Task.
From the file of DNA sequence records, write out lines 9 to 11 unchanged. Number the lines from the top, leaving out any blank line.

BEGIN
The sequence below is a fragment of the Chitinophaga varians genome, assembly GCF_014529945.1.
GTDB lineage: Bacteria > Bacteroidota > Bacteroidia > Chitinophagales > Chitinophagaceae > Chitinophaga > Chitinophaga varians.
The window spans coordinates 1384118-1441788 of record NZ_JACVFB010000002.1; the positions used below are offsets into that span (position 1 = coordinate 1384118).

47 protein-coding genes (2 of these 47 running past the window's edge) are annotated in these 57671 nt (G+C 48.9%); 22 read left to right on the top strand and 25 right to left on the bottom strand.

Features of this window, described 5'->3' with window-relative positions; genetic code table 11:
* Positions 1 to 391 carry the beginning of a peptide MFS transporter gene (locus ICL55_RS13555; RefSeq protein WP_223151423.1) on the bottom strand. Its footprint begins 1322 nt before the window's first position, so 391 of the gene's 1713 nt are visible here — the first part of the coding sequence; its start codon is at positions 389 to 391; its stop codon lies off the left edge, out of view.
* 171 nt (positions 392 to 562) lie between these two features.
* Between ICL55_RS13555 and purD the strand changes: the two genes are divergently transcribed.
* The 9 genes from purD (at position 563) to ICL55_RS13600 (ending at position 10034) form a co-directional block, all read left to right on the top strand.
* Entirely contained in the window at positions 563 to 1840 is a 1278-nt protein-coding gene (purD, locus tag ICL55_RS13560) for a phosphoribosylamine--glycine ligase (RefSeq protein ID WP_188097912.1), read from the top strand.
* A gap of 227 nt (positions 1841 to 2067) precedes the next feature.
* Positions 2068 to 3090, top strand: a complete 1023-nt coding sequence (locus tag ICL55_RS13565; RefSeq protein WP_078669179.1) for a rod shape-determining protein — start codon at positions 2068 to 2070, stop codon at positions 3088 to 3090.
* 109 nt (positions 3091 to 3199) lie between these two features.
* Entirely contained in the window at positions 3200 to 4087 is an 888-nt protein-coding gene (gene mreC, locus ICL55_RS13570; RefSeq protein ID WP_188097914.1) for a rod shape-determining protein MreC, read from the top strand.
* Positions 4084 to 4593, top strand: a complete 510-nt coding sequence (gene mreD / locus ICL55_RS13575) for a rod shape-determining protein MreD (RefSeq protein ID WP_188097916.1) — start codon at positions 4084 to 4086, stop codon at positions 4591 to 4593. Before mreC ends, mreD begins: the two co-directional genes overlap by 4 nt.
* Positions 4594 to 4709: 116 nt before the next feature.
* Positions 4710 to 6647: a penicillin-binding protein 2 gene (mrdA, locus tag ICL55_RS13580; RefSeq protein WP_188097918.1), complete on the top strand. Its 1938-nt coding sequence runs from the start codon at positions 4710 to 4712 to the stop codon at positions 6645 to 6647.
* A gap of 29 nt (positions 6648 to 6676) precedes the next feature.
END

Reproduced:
* The 9 genes from purD (at position 563) to ICL55_RS13600 (ending at position 10034) form a co-directional block, all read left to right on the top strand.
* Entirely contained in the window at positions 563 to 1840 is a 1278-nt protein-coding gene (purD, locus tag ICL55_RS13560) for a phosphoribosylamine--glycine ligase (RefSeq protein ID WP_188097912.1), read from the top strand.
* A gap of 227 nt (positions 1841 to 2067) precedes the next feature.